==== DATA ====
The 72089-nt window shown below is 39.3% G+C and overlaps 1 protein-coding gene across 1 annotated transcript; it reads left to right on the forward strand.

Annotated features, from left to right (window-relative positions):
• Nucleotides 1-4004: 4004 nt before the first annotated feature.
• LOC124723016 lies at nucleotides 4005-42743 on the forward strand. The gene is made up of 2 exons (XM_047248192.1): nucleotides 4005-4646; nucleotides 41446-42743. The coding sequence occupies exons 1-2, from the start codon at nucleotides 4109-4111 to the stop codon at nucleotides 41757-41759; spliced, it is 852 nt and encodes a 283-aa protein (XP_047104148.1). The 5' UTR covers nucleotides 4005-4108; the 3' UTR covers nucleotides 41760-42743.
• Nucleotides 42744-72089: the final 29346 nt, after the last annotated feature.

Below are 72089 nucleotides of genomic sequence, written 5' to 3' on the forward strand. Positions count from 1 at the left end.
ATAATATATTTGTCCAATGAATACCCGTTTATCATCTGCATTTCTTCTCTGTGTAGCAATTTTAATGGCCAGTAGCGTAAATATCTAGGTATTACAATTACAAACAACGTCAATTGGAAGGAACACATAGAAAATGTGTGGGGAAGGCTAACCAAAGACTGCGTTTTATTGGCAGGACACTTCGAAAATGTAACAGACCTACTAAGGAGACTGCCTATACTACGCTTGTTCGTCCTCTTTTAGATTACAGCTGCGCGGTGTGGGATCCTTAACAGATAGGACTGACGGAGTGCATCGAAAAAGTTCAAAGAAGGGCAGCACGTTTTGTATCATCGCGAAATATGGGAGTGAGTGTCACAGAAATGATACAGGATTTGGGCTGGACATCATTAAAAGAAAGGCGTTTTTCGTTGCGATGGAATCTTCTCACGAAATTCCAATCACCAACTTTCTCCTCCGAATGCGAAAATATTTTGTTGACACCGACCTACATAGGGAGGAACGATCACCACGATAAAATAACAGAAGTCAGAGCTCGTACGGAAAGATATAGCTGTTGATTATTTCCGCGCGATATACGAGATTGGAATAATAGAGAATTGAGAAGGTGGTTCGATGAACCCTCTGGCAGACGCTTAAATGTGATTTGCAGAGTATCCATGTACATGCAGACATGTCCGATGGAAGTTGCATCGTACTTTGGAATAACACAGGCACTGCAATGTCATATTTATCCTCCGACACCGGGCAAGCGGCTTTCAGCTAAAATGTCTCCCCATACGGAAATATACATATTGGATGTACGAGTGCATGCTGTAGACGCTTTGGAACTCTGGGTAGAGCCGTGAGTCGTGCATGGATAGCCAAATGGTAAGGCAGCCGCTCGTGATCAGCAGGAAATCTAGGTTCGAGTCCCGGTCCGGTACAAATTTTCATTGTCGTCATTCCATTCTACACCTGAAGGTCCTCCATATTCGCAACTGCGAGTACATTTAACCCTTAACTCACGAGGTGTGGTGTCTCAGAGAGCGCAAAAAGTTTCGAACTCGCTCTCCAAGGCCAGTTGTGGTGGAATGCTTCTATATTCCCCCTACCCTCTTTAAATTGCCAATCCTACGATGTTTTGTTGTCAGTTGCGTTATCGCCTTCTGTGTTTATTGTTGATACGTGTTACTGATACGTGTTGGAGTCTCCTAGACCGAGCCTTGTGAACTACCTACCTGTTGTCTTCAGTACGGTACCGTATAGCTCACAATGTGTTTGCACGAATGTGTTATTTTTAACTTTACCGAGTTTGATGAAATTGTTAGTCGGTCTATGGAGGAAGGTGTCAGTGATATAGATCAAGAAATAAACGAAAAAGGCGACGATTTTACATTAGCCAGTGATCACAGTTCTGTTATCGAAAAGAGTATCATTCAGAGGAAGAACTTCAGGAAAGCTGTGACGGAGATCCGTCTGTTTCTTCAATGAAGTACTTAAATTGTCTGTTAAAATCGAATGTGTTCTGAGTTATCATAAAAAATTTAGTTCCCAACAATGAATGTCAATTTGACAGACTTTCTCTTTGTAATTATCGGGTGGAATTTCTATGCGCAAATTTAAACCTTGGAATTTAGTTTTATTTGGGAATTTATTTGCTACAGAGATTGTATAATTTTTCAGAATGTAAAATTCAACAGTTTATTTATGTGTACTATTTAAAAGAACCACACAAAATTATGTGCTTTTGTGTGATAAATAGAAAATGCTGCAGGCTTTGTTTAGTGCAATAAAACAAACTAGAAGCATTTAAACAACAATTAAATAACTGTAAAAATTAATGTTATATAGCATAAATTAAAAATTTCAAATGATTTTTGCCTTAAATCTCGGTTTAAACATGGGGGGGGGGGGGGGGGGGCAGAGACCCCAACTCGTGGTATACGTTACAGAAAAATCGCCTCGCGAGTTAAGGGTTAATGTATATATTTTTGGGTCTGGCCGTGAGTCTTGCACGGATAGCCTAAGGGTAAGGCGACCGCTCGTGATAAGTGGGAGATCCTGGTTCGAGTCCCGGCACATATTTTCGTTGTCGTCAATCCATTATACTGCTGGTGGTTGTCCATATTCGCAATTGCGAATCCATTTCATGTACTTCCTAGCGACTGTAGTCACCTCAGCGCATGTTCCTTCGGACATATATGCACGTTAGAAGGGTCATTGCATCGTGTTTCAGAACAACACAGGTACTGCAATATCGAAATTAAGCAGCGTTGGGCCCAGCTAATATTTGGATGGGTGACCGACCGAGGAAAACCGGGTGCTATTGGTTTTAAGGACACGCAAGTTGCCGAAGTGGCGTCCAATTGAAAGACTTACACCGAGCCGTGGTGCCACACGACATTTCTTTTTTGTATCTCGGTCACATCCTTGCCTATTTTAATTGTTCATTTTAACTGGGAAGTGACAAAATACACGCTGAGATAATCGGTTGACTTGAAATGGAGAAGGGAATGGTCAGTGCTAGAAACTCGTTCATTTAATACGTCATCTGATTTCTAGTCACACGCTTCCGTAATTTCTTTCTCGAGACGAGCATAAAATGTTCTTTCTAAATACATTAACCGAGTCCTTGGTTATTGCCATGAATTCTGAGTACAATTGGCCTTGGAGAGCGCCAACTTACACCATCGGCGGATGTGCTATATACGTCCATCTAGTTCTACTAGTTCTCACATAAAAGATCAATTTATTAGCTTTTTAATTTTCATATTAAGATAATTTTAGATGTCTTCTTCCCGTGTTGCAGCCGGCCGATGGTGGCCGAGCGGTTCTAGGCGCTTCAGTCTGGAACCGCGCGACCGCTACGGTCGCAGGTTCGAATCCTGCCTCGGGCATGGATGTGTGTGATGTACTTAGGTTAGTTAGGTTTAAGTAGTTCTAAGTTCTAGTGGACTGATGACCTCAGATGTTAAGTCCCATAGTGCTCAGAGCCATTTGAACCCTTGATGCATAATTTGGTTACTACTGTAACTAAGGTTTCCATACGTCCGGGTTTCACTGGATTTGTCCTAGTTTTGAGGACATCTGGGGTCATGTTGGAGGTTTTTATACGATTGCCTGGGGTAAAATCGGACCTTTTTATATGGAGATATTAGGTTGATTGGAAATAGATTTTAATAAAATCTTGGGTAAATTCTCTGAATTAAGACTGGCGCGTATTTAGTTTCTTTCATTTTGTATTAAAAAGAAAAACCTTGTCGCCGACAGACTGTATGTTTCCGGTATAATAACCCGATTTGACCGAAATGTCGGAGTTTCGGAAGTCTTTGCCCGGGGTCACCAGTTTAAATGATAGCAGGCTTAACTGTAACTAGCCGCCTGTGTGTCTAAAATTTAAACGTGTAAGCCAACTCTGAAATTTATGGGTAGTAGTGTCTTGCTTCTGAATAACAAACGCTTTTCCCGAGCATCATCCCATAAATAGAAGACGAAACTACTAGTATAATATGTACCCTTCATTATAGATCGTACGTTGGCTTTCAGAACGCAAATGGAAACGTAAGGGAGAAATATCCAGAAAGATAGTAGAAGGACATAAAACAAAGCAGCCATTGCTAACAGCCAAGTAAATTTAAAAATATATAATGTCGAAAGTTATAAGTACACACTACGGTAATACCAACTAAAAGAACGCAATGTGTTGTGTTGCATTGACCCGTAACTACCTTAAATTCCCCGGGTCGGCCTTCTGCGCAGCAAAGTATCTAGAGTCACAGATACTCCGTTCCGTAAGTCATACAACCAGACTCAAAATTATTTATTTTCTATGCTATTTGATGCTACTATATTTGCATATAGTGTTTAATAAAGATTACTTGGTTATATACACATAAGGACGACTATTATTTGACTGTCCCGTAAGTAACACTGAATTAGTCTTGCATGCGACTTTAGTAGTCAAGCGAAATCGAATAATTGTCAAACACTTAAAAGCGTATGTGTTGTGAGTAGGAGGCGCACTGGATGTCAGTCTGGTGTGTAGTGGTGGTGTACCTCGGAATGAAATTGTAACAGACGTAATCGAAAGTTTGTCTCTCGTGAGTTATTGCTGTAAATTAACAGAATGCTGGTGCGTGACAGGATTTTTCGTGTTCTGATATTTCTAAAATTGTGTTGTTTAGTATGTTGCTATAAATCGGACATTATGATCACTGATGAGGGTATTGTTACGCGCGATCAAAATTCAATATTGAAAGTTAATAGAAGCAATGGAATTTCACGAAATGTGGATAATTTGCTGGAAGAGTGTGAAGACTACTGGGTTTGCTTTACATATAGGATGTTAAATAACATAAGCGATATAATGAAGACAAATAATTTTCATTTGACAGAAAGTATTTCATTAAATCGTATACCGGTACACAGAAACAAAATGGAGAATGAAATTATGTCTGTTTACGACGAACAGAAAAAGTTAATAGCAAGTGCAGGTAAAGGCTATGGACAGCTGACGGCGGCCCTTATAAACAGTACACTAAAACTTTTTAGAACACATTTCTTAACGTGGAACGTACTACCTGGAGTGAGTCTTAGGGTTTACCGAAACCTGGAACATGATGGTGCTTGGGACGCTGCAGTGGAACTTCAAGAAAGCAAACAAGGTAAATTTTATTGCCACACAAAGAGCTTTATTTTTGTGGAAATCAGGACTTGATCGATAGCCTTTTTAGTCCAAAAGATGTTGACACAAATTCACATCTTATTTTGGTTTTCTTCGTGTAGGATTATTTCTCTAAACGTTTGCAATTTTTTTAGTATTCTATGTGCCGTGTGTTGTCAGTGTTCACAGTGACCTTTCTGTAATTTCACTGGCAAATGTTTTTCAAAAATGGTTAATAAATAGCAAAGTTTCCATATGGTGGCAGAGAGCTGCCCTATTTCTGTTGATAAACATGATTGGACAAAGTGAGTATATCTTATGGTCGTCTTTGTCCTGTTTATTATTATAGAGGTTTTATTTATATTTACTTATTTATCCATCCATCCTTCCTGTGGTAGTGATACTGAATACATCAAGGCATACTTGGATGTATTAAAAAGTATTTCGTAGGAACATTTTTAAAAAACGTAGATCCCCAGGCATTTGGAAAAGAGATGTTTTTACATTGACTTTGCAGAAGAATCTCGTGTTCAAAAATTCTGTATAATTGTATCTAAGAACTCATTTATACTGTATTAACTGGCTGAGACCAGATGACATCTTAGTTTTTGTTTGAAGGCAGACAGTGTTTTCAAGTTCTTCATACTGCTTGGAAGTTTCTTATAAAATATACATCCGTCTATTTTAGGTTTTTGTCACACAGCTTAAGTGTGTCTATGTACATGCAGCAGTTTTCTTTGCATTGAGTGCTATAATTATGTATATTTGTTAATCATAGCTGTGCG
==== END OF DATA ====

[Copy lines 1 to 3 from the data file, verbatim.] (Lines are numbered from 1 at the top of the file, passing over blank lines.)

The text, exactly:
The 72089-nt window shown below is 39.3% G+C and overlaps 1 protein-coding gene across 1 annotated transcript; it reads left to right on the forward strand.

Annotated features, from left to right (window-relative positions):
• Nucleotides 1-4004: 4004 nt before the first annotated feature.